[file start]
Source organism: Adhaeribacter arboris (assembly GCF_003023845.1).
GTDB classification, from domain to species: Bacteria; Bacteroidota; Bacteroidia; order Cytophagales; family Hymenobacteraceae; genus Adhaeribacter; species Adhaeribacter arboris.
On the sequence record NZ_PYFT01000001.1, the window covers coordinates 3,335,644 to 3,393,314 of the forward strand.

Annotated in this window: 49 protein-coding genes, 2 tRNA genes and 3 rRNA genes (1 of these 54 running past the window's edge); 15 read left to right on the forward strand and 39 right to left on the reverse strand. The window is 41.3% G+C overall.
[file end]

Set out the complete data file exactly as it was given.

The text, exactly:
Source organism: Adhaeribacter arboris (assembly GCF_003023845.1).
GTDB classification, from domain to species: Bacteria; Bacteroidota; Bacteroidia; order Cytophagales; family Hymenobacteraceae; genus Adhaeribacter; species Adhaeribacter arboris.
On the sequence record NZ_PYFT01000001.1, the window covers coordinates 3,335,644 to 3,393,314 of the forward strand.

Annotated in this window: 49 protein-coding genes, 2 tRNA genes and 3 rRNA genes (1 of these 54 running past the window's edge); 15 read left to right on the forward strand and 39 right to left on the reverse strand. The window is 41.3% G+C overall.